If we believe in the United States of America and what we stand for, yes, it's worth it. Got to put the right people in office to make the right decisions. That's not the responsibility of the men and women in uniform. They trusted the leadership of the United States. And if we believe in this country, we'll both do our duty to serve and we'll do our duty to vote.

TAPPER: General Wesley Clark, thank you for your thoughts. And always, thank you for your service, sir.

CLARK: Thank you.

TAPPER: When we come back, we're starting to see the horror the extremists overrunning Iraq are capable of. Are they now the world's biggest terrorist threat?

And it's an excuse the average college professor gets every single semester. My computer crashed. Do you buy the same excuse from the IRS?

(COMMERCIAL BREAK)

TAPPER: Welcome back to THE LEAD.

Continuing with our world lead on the crisis in Iraq. This shocking ISIS propaganda video posted on Facebook which we'll talk about more in a moment only emphasizes the terror that can be incited locally and around the world by these jihadist groups.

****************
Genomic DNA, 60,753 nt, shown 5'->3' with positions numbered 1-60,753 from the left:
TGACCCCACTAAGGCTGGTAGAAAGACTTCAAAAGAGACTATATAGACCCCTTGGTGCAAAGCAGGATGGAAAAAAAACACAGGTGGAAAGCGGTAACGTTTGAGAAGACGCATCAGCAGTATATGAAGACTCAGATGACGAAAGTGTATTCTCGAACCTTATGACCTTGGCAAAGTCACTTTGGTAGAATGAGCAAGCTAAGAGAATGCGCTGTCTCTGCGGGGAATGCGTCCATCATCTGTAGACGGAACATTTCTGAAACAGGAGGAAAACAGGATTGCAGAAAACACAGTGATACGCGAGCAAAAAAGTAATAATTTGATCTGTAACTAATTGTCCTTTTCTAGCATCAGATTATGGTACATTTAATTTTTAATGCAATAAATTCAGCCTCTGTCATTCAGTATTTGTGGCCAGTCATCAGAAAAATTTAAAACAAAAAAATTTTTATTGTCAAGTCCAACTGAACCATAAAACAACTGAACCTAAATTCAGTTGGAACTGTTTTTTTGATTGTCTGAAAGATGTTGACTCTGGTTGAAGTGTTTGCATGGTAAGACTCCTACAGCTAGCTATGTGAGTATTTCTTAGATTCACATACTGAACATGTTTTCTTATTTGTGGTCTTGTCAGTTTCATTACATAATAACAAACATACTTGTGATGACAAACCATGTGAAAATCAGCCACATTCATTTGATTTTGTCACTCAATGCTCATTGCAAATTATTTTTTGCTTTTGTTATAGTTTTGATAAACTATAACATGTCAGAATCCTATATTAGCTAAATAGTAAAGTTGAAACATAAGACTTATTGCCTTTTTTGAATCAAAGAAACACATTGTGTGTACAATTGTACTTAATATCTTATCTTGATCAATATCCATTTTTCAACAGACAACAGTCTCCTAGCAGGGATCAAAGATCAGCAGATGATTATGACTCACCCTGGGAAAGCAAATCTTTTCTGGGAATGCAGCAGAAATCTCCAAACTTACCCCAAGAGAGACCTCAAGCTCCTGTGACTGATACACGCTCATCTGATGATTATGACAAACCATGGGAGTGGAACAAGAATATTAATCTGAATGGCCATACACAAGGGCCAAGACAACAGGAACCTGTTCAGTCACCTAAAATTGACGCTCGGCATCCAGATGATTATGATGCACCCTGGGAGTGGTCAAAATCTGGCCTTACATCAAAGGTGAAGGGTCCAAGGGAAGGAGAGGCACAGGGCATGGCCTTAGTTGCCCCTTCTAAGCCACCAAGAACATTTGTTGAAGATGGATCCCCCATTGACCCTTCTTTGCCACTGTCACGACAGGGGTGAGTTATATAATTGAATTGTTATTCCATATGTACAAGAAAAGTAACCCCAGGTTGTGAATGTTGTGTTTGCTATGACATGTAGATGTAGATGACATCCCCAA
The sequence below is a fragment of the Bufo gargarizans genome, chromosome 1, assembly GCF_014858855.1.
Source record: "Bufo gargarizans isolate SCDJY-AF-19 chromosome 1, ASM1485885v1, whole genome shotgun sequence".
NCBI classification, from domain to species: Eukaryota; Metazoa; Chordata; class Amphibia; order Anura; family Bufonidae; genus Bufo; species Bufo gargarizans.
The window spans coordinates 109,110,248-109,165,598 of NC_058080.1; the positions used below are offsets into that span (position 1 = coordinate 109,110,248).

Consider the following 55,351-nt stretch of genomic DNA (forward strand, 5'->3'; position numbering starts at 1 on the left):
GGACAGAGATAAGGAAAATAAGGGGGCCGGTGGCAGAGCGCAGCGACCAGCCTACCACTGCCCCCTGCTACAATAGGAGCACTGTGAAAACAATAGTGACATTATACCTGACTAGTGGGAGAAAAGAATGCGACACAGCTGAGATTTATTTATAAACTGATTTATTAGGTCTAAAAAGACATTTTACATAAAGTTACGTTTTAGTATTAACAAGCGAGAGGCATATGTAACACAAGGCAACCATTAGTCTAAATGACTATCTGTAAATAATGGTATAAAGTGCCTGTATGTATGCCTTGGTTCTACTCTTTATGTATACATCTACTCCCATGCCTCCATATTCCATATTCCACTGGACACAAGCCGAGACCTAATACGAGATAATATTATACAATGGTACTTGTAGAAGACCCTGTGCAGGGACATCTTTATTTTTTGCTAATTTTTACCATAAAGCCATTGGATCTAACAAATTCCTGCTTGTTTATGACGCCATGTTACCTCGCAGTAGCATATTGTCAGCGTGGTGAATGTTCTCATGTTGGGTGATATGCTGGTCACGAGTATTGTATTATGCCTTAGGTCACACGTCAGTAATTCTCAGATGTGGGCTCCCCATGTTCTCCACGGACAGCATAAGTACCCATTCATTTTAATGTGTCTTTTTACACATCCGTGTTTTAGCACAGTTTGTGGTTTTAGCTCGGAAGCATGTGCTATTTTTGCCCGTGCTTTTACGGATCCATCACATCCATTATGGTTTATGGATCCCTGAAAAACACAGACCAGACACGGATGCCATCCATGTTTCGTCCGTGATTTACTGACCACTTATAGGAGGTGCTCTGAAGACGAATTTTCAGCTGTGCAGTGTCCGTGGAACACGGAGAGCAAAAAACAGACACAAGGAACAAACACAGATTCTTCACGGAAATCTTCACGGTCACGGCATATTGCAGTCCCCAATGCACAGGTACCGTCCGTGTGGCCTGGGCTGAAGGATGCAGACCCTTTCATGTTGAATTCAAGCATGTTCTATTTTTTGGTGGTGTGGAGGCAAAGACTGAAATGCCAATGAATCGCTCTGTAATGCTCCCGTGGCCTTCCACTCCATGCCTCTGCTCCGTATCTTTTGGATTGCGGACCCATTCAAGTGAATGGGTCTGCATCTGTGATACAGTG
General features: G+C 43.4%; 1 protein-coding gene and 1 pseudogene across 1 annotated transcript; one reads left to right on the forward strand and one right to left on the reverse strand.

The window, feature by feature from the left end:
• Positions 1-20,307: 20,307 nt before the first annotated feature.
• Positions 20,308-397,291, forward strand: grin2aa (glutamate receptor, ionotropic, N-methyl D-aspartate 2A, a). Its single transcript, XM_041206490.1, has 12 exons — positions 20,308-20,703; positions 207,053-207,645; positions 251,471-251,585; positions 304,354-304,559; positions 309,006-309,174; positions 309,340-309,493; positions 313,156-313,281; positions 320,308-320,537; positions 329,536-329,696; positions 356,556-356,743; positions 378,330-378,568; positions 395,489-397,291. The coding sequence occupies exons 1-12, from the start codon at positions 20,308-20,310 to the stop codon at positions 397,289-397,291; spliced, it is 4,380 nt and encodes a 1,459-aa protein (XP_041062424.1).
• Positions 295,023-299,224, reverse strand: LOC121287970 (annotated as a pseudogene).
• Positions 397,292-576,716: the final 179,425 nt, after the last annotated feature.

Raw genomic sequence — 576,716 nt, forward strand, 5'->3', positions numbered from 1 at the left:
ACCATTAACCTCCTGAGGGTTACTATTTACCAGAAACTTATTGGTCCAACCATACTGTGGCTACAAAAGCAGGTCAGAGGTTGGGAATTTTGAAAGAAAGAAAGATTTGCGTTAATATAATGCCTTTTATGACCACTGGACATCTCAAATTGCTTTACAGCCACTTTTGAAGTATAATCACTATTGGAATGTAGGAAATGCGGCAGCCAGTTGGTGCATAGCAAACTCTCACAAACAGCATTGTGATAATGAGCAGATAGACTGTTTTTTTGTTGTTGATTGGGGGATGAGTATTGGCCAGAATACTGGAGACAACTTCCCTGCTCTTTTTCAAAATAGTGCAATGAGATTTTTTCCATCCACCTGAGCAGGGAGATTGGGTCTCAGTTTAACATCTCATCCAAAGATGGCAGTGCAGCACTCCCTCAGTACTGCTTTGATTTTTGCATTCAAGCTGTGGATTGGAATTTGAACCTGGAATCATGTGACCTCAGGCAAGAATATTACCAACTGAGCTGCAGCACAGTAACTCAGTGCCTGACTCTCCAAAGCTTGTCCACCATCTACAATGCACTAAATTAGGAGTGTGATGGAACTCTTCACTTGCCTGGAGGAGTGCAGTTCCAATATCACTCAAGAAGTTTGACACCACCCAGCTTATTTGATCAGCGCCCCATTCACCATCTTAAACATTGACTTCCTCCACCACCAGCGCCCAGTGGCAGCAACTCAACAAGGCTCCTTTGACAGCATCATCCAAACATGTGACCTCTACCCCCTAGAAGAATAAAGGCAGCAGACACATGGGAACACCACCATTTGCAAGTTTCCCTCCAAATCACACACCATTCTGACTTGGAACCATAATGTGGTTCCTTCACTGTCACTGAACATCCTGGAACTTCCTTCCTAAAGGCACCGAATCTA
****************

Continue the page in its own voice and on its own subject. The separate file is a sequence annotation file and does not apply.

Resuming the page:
A new study by the RAND Corporation's International Security and Defense Policy Center shows the number of jihadist groups worldwide is up nearly 60 percent in just three years. Is ISIS leading the pack?

And joining me now is Seth Jones, acting director from the RAND Corporation's International Security and Defense Policy Center.

Seth, thanks for being here.

I want to start with these propaganda videos on Facebook posted by an ISIS fighter, chose the interrogation of five captured men in Iraq, in the aftermath in the execution of one of them. By the accent of the man it seems it's likely he's a foreign fighter, maybe Tunisian. What sort of message are ISIS fighters trying to send, what can we take away from the videos or is it only intended for an Iraqi audience?

SETH JONES, INTL. SECURITY AND DEFENSE POLICY CENTER, RAND: No, I think they've been doing this for some time for multiple audiences. There's an international audience. ISIS is increasingly getting a number of foreign firefighters.